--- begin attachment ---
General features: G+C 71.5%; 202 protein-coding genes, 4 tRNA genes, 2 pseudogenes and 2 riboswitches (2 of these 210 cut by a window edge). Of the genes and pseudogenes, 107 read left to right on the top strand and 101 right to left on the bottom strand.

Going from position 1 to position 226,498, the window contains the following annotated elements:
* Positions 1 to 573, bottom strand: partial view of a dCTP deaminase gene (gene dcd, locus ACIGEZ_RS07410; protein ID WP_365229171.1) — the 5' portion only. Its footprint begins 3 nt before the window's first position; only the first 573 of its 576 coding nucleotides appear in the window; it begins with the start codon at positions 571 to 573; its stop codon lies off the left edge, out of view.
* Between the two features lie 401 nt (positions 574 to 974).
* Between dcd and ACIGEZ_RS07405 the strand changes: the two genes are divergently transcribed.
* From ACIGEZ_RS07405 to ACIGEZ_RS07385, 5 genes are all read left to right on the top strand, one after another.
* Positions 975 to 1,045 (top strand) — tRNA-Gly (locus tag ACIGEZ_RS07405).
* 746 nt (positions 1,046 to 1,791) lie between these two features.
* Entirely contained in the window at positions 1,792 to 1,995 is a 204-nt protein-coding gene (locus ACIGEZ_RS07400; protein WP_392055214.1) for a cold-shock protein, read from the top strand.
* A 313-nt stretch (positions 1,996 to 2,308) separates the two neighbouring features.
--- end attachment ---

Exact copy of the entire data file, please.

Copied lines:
General features: G+C 71.5%; 202 protein-coding genes, 4 tRNA genes, 2 pseudogenes and 2 riboswitches (2 of these 210 cut by a window edge). Of the genes and pseudogenes, 107 read left to right on the top strand and 101 right to left on the bottom strand.

Going from position 1 to position 226,498, the window contains the following annotated elements:
* Positions 1 to 573, bottom strand: partial view of a dCTP deaminase gene (gene dcd, locus ACIGEZ_RS07410; protein ID WP_365229171.1) — the 5' portion only. Its footprint begins 3 nt before the window's first position; only the first 573 of its 576 coding nucleotides appear in the window; it begins with the start codon at positions 571 to 573; its stop codon lies off the left edge, out of view.
* Between the two features lie 401 nt (positions 574 to 974).
* Between dcd and ACIGEZ_RS07405 the strand changes: the two genes are divergently transcribed.
* From ACIGEZ_RS07405 to ACIGEZ_RS07385, 5 genes are all read left to right on the top strand, one after another.
* Positions 975 to 1,045 (top strand) — tRNA-Gly (locus tag ACIGEZ_RS07405).
* 746 nt (positions 1,046 to 1,791) lie between these two features.
* Entirely contained in the window at positions 1,792 to 1,995 is a 204-nt protein-coding gene (locus ACIGEZ_RS07400; protein WP_392055214.1) for a cold-shock protein, read from the top strand.
* A 313-nt stretch (positions 1,996 to 2,308) separates the two neighbouring features.